The Songs of Christmas: What Child is This? (Matthew 2)

Sermon Series song music christmas 1110 x 624

Do You Hear What I Hear? The Songs of Christmas
January 1: What Child is This?
Scripture: Matthew 2:1-12
These are the notes from a message offered Epiphany Sunday, 1/6/19 at Trinity United Methodist Church, Sarasota Florida.

History of What Child is This?
William Chatterton Dix was born in Bristol, England in 1837. In 1865, Dix was working as the manager of a maritime insurance company in Glasgow, Scotland. He was suddenly struck by a severe illness that confined him to bed and brought on severe depression. He began to read the Bible with great fervor and to write spiritual poetry.  His near-death experience raised him to new life physically and spiritually.

What Child is This? By William C. Dix (UMH #219)
What child is this who, laid to rest, on Mary’s lap is sleeping? Whom angels greet with anthems sweet,  while shepherds watch are keeping?

Refrain:  This, this is Christ the King, whom shepherds guard and angels sing; Haste, haste to bring him laud, the babe, the son of Mary.

Why lies he in such mean estate where ox and ass are feeding? Good Christians, fear, for sinners here the silent Word is pleading. (Refrain)

Additional Verse: Nails, spear shall pierce him through; the cross he bore for me, for you; Hail, hail the Word made flesh, the babe, the Son of Mary!

So bring him incense, gold, and myrrh, come, peasant, king, to own him; The King of kings salvation brings, let loving hearts enthrone him. (Refrain)

What makes a great gift?

Story of Laura and Kevin’s engagement

Laura and Kevin engagement

A great gift is thoughtful, surprising, takes time and effort, is given from a place of love. A great gift has a deeper meaning. 

The deeper meaning behind the gifts brought by the wise men/Magi (Matthew 2:1-12, NRSV)

gold frankincense myrrhThe gifts of the wise men/Magi are precious, expensive, have a deeper meaning.

  • Gold
    • They expect to find a king.
    • They were searching for a leader who is worthy to be followed, worthy to give our allegiance.
  • Frankincense (dried tree sap)
    • Used as medicine or to offer prayers.
    • They were searching for something greater than themselves, the Holy, the Divine, one who is worthy to be worshiped.
  • Myrrh (dried tree sap)
    • Used for cleaning wounds and embalming.
    • They were looking for one who would bring them healing and wholeness.

The gifts point to who Jesus is and what he will do

Last Verse of We Three Kings by John Henry Hopkins: Glorious now behold Him arise, King and God and SacrificeAlleluia, Alleluia, Earth to heaven replies

Last Verse of In the Bleak Midwinter by Christina Rossetti: What can I give Him, poor as I am. If I were a shepherd, I would bring a lamb; If I were a Wise Man, I would do my part; Yet what I can I give Him: give my heart.

So much more than just bringing our heart or even your money Bring You, the entirety of you, You are the treasure. Bring it all, give it all.

Jesus, you are King and God and Sacrifice
We bring you our gold: our prosperity, our possessions, our productivity
We bring you our frankincense: our worship, our reverence, our prayers
We bring you our myrrh: our brokenness, our grave clothes, our dust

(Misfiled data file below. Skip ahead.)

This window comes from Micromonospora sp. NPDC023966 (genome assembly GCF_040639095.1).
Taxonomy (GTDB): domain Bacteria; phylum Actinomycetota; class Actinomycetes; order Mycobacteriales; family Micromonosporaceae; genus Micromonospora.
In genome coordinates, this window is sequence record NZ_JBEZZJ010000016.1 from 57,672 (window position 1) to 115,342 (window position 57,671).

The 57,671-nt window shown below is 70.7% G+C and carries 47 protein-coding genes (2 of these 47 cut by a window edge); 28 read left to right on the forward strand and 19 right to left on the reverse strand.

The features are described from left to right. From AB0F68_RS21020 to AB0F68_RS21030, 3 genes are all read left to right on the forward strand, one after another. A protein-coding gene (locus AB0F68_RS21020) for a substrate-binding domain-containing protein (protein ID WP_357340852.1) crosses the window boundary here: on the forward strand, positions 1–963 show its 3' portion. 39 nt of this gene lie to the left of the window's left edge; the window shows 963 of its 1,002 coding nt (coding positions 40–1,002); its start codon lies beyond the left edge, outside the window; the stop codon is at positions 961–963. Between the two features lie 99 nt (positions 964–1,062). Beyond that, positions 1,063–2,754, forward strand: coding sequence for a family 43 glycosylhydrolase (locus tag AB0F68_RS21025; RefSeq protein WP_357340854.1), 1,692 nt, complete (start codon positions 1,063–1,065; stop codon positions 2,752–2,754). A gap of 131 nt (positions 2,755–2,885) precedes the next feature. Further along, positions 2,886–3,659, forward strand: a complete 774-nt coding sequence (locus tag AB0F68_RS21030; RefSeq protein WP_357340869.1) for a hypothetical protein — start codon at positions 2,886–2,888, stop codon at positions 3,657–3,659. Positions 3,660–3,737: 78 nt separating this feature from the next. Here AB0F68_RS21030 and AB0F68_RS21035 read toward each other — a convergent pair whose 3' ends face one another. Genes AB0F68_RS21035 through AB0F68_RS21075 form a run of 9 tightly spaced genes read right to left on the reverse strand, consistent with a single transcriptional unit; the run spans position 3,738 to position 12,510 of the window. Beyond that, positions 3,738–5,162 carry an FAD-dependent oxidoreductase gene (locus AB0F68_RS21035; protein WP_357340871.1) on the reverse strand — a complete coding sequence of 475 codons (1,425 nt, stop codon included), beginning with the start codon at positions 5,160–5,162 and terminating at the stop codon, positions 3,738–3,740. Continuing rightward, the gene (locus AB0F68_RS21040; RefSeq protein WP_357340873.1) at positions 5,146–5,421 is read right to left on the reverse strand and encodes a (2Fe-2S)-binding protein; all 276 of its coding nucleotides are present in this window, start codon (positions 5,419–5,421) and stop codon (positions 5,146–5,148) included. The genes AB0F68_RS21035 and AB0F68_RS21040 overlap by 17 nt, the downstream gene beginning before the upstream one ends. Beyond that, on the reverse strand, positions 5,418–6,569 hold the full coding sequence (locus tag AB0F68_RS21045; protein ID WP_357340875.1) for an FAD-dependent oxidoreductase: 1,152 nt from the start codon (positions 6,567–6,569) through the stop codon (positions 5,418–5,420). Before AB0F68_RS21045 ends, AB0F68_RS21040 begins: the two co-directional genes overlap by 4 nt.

Invitation to join one of the Reaching Ministries of the church. 

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CLICK HERE for a pdf of the Christmas Song Devotional Readings.

The Christmas Story is full of singing. Mary sings. Zechariah sings. Simeon sings. The angels sing. Over the centuries we’ve continued to celebrate with songs of our own, songs born from the joy of Christ’s coming.

This holy season, to prepare our hearts again for the coming of Christ, we’ll reflect on the poetry of these meaningful songs. Some will be old friends. Others will be new. My prayer is that their beauty and power draw us closer to Jesus, the babe of Bethlehem, the Risen King. And that the grace of drawing near fulfills in us Christ’s power of new life.

Suggestions for Reflection on Each Song Lyric in the Christmas Devotion:

  • Find a quiet place to sit. Take a couple of deep breaths.
  • Read the song lyrics several times slowly, savoring the words.
  • Ask yourself:
    • What is the big idea?
    • Why is it important?
    • How does this truth connect with my life?
  • Have a conversation with God about this truth.
  • Invite God to use this truth to birth something new in you this holy season.

Additional Ideas:

  • Journal your reflections
  • Draw, paint, or create some other kind of art based on your reflections
  • Find a scripture or two which inspired the song or where brought to mind by the lyrics
  • Sing or listen to the song
  • Share the song or just the lyrics on social media or face to face

I look forward to hearing your comments. – Lisa <

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What Child is This © 2019 Lisa Ann Moss Degrenia
Leave a comment for information and permission to publish this work in any form.

Christmas and Easter- a day and a season

manger-tomb-icon

A Christmas icon next to an Easter icon. The artist reminds us that in both stories Jesus is wrapped in bands of cloth, laid in stone (manger and tomb), visited, brought myrrh, and announced by angels.

The most beloved Christian holy-days are both days and seasons.

CHRISTMAS
We celebrate the birth of Jesus on Christmas Day and for a season of 12 days leading to Epiphany when we remember the wise ones following the star and finding the infant Jesus. Their arrival reveals the truth that Jesus is Lord and Messiah for all people in every place.